University of Sheffield (UNITED KINGDOM)
About this paper:
Appears in: EDULEARN14 Proceedings
Publication year: 2014
Pages: 6737-6750
ISBN: 978-84-617-0557-3
ISSN: 2340-1117
Conference name: 6th International Conference on Education and New Learning Technologies
Dates: 7-9 July, 2014
Location: Barcelona, Spain
What does good ‘e-learning design’ mean? What can it learn from other design disciplines? And, what are the underpinning principles that can be used to create or judge a good ‘e-learning design’. This paper explores these questions. It reaches out to the various communities who are involved in undertaking the design e-learning experiences, and argues that there are some fundamental and integrated design principles that can be usefully applied in the process of design.

The research in this paper is based on a longitudinal action research study (over 4 years) of the design and implementation of an e-learning process. This study was iterative in that the original designs were overhauled several times, in order to improve the respective journeys of the learner communities. In undertaking these iterations, it was considered desirable to put the common conception of a ‘learning system’ and its design assumptions, under the conceptual knife. As such, the various designs were challenged, but also the notion of design itself. This follows the claims that e-learning is challenging many assumptions about the process of learning itself, its priorities, pedagogy, learner and teacher roles and relationships and the like, e.g. Garrison & Vaughan 2008. This resonates somewhat with those who grappled with earlier technologies and media, and how societal and organisational structures tend to act as some sort of constraint on the full capabilities and opportunities afforded by them, e.g. "we live mythically and integrally ... but continue to think in the old, fragmented space and time patterns of the pre-electric age”, McLuhan 1964, p.4. In the case of a disruptive technology, many assumptions need radical re-thinking. Existing e-learning literature recognises this to some degree. For example, it is recognised that is new opportunity in new technology such as mashup or personal learning environments, e.g. Liber & Johnson, 2008, Atwell 2007, new pedagogic opportunities e.g. Fiedler & Väljataga, 2010, new community learning approaches, e.g. Wenger, 1998; Laxton & Applebee 2010. However, existing literature does not follow through to provide an integrated method of e-learning process design.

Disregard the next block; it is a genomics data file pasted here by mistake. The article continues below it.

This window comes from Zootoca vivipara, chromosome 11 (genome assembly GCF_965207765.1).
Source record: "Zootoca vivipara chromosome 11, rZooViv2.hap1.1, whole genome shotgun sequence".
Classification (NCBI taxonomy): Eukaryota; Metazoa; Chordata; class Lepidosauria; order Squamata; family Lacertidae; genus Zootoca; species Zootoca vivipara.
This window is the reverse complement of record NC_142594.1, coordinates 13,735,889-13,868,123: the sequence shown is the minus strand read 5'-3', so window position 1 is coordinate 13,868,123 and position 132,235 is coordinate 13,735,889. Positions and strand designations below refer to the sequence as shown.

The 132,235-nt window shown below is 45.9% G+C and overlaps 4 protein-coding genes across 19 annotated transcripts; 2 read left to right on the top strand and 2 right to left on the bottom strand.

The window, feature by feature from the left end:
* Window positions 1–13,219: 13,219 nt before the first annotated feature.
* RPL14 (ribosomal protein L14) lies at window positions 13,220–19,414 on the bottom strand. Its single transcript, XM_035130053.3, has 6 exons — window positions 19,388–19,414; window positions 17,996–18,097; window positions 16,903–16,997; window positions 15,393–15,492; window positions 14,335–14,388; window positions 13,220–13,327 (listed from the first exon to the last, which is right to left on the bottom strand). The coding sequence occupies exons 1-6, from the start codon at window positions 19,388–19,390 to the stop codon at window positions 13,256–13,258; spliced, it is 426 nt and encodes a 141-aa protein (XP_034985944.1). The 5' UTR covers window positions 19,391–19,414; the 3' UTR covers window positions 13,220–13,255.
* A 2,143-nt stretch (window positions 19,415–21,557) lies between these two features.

The paper provides a framework to situate e-learning designs, and the way each make specific assumptions about a given process of e-learning. The paper argues that whilst there have been great strides taken in recent years (e.g. Clow 2013), the formal and integrated process of design, remains somewhat overlooked. This results in rather serendipitous outcomes, and mixed learner experiences. The paper proposes learning design principles that are drawn from some of the specific traditions of systemic and human design.

The paper is structured as follows:
Section 1 outlines the action learning project, and provides some insight into its iterations and key decision points.
Section 2 develops an evaluation framework – which situates the subsequent discussion on the way existing e-learning approaches make assumptions about the nature of the e-learning process.
Section 3 discusses the nature of a systemic design as it relates to e-learning, and how this can help to integrate existing approaches to e-learning.
Systems, E-Learning, Design, Action Research.